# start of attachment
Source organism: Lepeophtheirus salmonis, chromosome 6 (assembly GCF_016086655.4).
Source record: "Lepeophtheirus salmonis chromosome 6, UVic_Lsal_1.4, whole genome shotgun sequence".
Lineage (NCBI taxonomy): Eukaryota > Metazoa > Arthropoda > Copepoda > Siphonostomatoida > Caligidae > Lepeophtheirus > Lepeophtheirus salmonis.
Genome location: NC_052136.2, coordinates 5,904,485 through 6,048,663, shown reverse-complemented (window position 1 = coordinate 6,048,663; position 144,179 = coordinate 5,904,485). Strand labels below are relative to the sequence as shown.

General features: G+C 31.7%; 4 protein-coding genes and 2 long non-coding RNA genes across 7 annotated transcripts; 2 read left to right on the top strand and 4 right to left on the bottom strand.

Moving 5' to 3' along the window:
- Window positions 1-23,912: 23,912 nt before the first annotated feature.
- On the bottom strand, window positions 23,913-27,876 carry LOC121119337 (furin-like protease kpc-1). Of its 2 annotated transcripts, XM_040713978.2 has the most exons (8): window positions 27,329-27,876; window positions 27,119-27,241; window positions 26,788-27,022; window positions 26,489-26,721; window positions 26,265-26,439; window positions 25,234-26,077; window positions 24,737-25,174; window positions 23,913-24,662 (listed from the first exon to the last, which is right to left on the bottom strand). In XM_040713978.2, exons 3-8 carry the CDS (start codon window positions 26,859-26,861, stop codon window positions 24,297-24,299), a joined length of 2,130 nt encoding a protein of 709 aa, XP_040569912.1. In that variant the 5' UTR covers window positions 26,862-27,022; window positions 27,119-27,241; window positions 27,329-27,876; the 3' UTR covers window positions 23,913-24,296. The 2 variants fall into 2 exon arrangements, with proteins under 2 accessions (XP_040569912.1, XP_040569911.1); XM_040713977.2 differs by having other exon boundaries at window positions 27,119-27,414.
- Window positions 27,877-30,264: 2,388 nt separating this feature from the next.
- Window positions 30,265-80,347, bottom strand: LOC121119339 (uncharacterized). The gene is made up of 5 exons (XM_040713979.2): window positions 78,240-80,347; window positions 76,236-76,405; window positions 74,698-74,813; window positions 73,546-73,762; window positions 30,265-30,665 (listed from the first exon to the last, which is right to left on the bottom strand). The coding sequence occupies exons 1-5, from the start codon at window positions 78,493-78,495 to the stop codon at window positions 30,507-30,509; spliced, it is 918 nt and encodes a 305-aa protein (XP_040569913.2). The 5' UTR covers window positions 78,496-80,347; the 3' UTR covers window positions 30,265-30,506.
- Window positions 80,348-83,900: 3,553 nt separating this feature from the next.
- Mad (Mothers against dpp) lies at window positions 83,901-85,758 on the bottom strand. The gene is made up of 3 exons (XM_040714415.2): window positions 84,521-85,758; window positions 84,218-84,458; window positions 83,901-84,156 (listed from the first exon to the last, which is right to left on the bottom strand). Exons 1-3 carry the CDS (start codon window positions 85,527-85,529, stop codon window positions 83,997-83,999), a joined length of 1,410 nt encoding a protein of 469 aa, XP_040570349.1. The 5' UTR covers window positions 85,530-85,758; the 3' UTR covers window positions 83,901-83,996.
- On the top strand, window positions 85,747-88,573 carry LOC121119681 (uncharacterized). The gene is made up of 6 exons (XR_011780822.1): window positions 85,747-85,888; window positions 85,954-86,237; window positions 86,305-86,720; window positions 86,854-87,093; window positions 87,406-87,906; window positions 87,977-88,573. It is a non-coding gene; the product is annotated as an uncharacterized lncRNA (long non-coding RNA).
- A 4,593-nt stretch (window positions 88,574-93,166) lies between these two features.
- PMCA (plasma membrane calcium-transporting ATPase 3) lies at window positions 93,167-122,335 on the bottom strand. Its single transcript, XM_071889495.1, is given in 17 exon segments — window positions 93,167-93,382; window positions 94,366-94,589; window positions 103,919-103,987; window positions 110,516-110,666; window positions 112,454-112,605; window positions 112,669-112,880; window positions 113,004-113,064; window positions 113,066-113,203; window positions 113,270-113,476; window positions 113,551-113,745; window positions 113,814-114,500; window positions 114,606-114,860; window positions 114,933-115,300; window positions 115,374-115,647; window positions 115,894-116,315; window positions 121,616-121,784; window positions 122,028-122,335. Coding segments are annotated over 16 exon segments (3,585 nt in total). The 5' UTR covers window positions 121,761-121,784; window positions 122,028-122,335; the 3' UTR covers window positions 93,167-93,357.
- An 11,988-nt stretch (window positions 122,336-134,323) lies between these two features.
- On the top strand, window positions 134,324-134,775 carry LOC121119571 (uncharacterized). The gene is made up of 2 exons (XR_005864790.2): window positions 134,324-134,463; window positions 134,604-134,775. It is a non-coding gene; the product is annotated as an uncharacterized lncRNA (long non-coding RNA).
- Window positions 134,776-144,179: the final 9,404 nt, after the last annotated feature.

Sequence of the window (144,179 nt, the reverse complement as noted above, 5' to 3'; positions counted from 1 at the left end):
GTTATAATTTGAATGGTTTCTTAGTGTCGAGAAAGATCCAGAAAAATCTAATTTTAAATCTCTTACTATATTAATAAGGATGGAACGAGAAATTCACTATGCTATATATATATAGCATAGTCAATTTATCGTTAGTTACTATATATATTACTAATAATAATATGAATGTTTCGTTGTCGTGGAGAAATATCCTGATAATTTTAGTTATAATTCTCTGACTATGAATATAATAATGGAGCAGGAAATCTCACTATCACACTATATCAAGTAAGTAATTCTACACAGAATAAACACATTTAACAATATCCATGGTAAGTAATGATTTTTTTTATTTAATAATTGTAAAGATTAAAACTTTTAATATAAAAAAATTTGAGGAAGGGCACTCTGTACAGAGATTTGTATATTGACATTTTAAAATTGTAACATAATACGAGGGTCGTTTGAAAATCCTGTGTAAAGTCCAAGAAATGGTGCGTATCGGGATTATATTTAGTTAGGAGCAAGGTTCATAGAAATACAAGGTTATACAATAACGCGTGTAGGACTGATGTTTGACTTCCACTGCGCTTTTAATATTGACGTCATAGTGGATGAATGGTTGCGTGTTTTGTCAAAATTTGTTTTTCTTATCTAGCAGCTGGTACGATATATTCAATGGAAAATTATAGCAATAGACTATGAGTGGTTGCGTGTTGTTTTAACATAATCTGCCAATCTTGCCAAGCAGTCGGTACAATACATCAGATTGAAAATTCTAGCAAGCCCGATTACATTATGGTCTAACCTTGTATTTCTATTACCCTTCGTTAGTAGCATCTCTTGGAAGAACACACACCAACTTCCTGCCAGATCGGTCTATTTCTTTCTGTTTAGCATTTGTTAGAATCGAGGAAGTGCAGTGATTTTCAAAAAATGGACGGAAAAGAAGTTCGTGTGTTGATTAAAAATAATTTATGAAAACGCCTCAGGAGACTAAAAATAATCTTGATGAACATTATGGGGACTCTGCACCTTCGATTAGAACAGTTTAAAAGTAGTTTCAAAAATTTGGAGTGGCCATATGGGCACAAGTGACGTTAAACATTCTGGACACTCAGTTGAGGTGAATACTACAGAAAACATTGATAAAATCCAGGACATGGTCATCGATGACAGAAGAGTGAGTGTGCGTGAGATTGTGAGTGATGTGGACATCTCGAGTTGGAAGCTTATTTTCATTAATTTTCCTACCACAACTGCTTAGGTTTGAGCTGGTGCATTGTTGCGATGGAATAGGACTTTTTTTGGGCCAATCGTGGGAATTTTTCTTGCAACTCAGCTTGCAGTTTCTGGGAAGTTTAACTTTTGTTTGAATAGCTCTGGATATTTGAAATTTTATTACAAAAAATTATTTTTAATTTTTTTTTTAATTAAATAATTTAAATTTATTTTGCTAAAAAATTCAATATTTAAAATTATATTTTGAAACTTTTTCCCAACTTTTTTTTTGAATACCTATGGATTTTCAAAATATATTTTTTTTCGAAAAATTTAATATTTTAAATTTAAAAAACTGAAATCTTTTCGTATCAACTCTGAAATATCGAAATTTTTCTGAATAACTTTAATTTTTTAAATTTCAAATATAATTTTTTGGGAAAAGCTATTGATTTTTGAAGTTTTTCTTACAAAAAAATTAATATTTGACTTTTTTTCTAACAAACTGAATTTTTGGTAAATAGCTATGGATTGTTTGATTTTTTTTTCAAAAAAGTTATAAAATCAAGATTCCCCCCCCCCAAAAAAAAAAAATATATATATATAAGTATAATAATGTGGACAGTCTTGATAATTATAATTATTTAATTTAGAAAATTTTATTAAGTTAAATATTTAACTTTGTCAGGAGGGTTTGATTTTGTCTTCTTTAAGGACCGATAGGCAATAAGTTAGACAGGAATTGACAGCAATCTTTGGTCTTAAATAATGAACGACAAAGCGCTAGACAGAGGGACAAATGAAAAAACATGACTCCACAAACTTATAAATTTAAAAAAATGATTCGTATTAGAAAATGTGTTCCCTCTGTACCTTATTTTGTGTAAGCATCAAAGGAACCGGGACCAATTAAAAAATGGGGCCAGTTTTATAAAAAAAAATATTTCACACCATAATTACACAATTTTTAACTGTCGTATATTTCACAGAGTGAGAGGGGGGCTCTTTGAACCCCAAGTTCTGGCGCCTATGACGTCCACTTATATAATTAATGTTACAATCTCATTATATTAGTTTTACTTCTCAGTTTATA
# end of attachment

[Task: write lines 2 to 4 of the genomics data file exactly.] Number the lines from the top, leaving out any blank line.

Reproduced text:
Source record: "Lepeophtheirus salmonis chromosome 6, UVic_Lsal_1.4, whole genome shotgun sequence".
Lineage (NCBI taxonomy): Eukaryota > Metazoa > Arthropoda > Copepoda > Siphonostomatoida > Caligidae > Lepeophtheirus > Lepeophtheirus salmonis.
Genome location: NC_052136.2, coordinates 5,904,485 through 6,048,663, shown reverse-complemented (window position 1 = coordinate 6,048,663; position 144,179 = coordinate 5,904,485). Strand labels below are relative to the sequence as shown.